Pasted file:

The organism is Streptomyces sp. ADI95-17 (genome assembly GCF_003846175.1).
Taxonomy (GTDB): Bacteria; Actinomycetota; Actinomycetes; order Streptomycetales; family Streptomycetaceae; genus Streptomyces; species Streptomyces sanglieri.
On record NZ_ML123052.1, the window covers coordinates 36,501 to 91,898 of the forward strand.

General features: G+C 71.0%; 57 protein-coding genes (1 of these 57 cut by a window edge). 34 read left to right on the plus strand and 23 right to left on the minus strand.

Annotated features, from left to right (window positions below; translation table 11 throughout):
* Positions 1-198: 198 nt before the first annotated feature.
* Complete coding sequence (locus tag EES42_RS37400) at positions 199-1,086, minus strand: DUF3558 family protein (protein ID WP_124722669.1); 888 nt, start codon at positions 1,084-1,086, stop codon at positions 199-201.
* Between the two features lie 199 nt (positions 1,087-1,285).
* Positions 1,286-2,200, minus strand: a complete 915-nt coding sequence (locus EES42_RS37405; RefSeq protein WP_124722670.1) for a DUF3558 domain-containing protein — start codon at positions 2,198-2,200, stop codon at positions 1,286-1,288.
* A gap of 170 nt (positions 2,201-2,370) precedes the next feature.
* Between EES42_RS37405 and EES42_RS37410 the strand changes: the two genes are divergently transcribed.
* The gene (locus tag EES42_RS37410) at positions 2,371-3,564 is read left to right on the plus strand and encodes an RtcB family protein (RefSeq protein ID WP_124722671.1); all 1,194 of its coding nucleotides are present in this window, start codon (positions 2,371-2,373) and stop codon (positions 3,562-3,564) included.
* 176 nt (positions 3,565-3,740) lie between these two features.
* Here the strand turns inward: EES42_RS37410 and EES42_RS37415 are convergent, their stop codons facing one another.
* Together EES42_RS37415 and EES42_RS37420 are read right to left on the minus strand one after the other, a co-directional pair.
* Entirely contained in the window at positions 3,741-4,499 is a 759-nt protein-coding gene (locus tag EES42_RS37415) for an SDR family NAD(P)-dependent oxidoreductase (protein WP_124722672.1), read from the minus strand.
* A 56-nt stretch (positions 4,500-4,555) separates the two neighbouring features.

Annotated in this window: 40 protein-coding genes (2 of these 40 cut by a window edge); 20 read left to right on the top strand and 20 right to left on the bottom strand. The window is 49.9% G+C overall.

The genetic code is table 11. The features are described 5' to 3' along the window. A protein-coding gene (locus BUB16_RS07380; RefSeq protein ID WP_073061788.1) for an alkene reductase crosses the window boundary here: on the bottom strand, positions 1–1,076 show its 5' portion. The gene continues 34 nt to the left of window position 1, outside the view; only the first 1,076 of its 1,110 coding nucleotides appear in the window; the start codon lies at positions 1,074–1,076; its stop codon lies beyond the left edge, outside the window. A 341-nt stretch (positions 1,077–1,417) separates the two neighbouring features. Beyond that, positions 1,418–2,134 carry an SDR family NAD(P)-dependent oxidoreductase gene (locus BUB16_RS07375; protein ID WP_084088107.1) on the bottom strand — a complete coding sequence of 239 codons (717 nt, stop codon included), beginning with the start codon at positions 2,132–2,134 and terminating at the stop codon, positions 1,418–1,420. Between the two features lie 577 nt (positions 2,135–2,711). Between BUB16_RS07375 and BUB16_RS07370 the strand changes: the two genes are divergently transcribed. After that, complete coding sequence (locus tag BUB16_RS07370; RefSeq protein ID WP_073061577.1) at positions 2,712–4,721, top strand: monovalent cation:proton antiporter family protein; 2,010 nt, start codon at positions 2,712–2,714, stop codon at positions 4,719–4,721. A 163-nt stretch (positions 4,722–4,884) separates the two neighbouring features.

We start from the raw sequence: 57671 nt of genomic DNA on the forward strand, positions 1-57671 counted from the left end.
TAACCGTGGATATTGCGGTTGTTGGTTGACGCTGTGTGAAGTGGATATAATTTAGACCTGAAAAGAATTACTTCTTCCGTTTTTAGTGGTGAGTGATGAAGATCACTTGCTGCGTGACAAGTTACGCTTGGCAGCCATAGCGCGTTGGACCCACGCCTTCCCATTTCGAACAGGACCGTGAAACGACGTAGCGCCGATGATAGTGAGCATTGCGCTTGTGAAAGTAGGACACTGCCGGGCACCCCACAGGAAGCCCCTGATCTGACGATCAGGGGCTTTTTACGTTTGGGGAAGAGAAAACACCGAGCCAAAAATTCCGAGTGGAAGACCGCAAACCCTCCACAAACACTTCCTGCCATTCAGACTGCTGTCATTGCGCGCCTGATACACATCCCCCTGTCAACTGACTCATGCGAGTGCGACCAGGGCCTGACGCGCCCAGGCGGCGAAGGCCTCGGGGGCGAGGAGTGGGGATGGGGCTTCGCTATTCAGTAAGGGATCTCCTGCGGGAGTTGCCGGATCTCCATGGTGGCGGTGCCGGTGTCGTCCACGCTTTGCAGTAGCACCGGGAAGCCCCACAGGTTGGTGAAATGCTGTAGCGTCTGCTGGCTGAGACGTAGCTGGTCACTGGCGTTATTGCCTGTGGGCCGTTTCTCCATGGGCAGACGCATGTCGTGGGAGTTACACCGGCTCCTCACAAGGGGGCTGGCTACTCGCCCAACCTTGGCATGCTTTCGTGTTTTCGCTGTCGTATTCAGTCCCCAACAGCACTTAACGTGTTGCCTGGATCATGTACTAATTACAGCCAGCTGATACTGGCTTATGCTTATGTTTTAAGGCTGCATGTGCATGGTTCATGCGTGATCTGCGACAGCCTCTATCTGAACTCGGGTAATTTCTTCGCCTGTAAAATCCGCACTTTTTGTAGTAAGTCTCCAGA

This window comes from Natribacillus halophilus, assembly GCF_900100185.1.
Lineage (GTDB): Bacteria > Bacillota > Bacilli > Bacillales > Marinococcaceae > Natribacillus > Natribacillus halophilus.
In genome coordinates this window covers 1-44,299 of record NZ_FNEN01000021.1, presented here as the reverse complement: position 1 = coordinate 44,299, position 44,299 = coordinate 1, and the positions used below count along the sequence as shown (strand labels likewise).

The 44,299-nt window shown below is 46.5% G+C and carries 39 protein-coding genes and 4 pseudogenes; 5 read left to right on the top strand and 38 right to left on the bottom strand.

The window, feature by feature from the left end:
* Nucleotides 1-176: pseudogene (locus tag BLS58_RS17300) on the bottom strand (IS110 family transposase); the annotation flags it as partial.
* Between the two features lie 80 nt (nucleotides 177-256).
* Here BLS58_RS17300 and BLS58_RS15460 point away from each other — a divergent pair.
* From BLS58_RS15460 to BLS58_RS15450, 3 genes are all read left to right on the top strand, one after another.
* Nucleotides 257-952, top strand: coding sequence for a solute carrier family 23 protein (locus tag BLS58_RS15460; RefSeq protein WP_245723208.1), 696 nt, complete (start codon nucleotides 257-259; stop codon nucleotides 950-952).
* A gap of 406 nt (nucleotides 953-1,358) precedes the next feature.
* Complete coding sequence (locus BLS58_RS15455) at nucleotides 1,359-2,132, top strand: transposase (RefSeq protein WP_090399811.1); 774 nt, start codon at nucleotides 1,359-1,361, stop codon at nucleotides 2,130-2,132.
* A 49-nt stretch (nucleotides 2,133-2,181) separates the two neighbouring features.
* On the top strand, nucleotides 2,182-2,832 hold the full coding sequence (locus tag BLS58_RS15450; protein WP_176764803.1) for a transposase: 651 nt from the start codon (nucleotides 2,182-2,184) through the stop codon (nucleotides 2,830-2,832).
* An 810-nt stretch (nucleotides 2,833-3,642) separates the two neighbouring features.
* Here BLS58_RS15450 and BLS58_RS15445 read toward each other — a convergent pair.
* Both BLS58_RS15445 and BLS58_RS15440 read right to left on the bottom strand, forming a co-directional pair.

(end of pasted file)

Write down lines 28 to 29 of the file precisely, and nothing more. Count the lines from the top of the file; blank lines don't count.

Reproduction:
* Between the two features lie 80 nt (nucleotides 177-256).
* Here BLS58_RS17300 and BLS58_RS15460 point away from each other — a divergent pair.